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HPPR Arts, Culture & History

A Remembrance of West Texas’s “King of Pulp”

Margaret Brundage
Wikimedia Commons

The small town of Cross Plains, Texas, recently held a literary festival to honor the most famous West Texas writer you’ve never heard of.

Robert E. Howard lived in Cross Plains during the 1920s, and that’s where he created his most famous character, Conan the Barbarian.

As The Texas Observer recounts, Howard lived in a clapboard house with his physician father and chronically ill mother. He converted a porch to a tiny bedroom, and there he wrote pulp stories for up to 12 hours a day.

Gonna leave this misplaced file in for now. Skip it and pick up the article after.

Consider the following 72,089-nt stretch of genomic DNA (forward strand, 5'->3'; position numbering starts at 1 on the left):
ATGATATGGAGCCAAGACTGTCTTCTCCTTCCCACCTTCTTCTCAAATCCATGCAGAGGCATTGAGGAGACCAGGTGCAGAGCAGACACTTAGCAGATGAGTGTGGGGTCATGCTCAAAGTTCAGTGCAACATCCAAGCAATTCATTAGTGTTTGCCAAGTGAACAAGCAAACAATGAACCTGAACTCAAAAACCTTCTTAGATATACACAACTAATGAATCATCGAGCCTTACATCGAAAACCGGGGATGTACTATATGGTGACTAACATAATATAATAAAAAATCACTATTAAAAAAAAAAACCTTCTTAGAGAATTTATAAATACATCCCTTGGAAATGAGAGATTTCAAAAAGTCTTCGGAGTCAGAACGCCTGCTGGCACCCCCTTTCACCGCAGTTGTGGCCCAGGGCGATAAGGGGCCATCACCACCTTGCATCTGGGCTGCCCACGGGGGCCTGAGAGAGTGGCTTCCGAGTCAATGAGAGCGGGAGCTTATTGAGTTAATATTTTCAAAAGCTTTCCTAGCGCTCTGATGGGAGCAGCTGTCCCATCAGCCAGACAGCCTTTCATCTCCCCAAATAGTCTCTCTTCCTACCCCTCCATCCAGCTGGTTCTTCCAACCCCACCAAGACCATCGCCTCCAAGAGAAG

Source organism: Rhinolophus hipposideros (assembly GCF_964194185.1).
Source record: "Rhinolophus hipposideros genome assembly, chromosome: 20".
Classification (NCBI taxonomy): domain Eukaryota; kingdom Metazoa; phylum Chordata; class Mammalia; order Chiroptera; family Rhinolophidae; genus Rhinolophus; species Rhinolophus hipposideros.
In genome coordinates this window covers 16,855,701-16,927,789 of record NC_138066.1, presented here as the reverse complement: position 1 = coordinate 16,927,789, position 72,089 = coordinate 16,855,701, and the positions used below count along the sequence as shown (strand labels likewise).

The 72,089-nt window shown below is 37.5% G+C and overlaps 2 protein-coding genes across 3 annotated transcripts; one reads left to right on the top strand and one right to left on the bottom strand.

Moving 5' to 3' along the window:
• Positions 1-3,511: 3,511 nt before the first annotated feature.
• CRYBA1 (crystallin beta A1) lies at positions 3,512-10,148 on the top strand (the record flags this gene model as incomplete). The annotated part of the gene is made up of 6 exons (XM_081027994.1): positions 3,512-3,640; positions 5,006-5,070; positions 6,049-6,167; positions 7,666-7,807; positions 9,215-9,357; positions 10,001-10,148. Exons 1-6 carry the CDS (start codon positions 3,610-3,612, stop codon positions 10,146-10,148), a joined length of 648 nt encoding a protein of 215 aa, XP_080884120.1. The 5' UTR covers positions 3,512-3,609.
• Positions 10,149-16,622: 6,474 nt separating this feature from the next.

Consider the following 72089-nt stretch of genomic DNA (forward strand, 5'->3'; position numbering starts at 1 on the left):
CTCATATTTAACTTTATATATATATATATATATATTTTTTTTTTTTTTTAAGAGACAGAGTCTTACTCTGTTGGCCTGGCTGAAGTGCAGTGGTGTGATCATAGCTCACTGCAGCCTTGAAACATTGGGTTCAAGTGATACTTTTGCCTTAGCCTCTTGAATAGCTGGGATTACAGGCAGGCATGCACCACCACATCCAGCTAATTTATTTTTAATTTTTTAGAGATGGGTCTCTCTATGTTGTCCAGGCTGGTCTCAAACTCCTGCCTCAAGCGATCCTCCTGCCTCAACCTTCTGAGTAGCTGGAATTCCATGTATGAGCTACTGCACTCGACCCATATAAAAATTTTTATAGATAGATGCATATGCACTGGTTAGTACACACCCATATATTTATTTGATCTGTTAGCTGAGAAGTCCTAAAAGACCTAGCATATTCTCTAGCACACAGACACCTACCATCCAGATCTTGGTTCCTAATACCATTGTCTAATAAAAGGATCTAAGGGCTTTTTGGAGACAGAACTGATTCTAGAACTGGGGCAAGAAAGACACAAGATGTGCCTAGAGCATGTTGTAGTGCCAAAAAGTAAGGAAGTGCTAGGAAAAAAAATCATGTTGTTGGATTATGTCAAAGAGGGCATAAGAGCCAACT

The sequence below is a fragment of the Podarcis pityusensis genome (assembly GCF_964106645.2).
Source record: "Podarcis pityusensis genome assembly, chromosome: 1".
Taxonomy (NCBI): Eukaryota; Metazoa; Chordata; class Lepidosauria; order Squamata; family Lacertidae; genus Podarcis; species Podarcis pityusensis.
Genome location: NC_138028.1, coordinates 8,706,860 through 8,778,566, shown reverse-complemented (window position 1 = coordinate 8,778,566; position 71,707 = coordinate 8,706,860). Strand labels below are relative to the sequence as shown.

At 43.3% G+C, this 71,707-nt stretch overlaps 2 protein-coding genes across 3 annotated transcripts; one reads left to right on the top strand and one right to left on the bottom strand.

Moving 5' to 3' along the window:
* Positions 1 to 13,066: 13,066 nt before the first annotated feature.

Besides his Conan stories, Howard also wrote fantasy stories, Westerns, boxing stories, pirate stories, and horror stories. But it’s Conan he is remembered for, and he is widely credited with inventing the “sword and sorcery” genre.

In fact, if you read the Conan stories closely, you’ll find aspects of the Texas frontier and settlers’ wars with the Comanches hiding among the ancient monsters and warriors.